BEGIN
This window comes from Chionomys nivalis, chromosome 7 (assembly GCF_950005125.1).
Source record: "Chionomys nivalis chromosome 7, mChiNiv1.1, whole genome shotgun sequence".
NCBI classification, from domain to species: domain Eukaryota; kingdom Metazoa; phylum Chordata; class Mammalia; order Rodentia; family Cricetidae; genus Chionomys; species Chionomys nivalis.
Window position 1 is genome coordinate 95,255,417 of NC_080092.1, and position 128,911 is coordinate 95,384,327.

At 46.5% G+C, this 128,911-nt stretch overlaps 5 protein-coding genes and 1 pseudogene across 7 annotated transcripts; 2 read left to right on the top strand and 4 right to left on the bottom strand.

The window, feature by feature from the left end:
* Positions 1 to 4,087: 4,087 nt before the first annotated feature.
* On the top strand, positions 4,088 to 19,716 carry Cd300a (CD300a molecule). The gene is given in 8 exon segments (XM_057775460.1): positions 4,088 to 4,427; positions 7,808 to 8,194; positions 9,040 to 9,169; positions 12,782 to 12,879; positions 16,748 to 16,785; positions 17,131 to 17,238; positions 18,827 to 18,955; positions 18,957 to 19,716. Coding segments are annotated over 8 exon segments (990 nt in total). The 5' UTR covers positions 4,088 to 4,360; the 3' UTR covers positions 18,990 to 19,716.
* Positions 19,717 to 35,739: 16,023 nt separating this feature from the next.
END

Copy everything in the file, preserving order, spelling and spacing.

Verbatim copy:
This window comes from Chionomys nivalis, chromosome 7 (assembly GCF_950005125.1).
Source record: "Chionomys nivalis chromosome 7, mChiNiv1.1, whole genome shotgun sequence".
NCBI classification, from domain to species: domain Eukaryota; kingdom Metazoa; phylum Chordata; class Mammalia; order Rodentia; family Cricetidae; genus Chionomys; species Chionomys nivalis.
Window position 1 is genome coordinate 95,255,417 of NC_080092.1, and position 128,911 is coordinate 95,384,327.

At 46.5% G+C, this 128,911-nt stretch overlaps 5 protein-coding genes and 1 pseudogene across 7 annotated transcripts; 2 read left to right on the top strand and 4 right to left on the bottom strand.

The window, feature by feature from the left end:
* Positions 1 to 4,087: 4,087 nt before the first annotated feature.
* On the top strand, positions 4,088 to 19,716 carry Cd300a (CD300a molecule). The gene is given in 8 exon segments (XM_057775460.1): positions 4,088 to 4,427; positions 7,808 to 8,194; positions 9,040 to 9,169; positions 12,782 to 12,879; positions 16,748 to 16,785; positions 17,131 to 17,238; positions 18,827 to 18,955; positions 18,957 to 19,716. Coding segments are annotated over 8 exon segments (990 nt in total). The 5' UTR covers positions 4,088 to 4,360; the 3' UTR covers positions 18,990 to 19,716.
* Positions 19,717 to 35,739: 16,023 nt separating this feature from the next.